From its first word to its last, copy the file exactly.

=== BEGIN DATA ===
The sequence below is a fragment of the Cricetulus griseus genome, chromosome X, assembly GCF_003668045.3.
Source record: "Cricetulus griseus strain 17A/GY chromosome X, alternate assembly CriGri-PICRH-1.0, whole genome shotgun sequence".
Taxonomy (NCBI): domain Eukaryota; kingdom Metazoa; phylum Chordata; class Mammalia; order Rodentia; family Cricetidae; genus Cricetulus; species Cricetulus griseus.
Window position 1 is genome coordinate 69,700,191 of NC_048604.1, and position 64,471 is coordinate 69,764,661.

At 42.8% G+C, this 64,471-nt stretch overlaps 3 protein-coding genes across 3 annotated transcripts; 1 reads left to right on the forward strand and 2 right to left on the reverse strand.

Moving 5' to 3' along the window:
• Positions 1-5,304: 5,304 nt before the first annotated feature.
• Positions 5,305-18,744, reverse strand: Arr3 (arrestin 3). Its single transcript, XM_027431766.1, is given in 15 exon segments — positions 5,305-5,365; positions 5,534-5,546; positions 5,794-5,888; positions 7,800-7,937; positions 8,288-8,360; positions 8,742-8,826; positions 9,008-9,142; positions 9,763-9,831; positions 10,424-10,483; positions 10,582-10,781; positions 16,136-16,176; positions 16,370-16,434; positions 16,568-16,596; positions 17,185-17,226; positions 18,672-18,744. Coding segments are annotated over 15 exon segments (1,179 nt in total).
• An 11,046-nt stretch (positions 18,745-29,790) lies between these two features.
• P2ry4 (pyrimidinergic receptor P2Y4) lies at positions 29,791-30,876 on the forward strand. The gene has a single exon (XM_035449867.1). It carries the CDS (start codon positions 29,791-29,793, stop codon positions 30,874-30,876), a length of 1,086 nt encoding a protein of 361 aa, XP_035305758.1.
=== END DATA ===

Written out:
The sequence below is a fragment of the Cricetulus griseus genome, chromosome X, assembly GCF_003668045.3.
Source record: "Cricetulus griseus strain 17A/GY chromosome X, alternate assembly CriGri-PICRH-1.0, whole genome shotgun sequence".
Taxonomy (NCBI): domain Eukaryota; kingdom Metazoa; phylum Chordata; class Mammalia; order Rodentia; family Cricetidae; genus Cricetulus; species Cricetulus griseus.
Window position 1 is genome coordinate 69,700,191 of NC_048604.1, and position 64,471 is coordinate 69,764,661.

At 42.8% G+C, this 64,471-nt stretch overlaps 3 protein-coding genes across 3 annotated transcripts; 1 reads left to right on the forward strand and 2 right to left on the reverse strand.

Moving 5' to 3' along the window:
• Positions 1-5,304: 5,304 nt before the first annotated feature.
• Positions 5,305-18,744, reverse strand: Arr3 (arrestin 3). Its single transcript, XM_027431766.1, is given in 15 exon segments — positions 5,305-5,365; positions 5,534-5,546; positions 5,794-5,888; positions 7,800-7,937; positions 8,288-8,360; positions 8,742-8,826; positions 9,008-9,142; positions 9,763-9,831; positions 10,424-10,483; positions 10,582-10,781; positions 16,136-16,176; positions 16,370-16,434; positions 16,568-16,596; positions 17,185-17,226; positions 18,672-18,744. Coding segments are annotated over 15 exon segments (1,179 nt in total).
• An 11,046-nt stretch (positions 18,745-29,790) lies between these two features.
• P2ry4 (pyrimidinergic receptor P2Y4) lies at positions 29,791-30,876 on the forward strand. The gene has a single exon (XM_035449867.1). It carries the CDS (start codon positions 29,791-29,793, stop codon positions 30,874-30,876), a length of 1,086 nt encoding a protein of 361 aa, XP_035305758.1.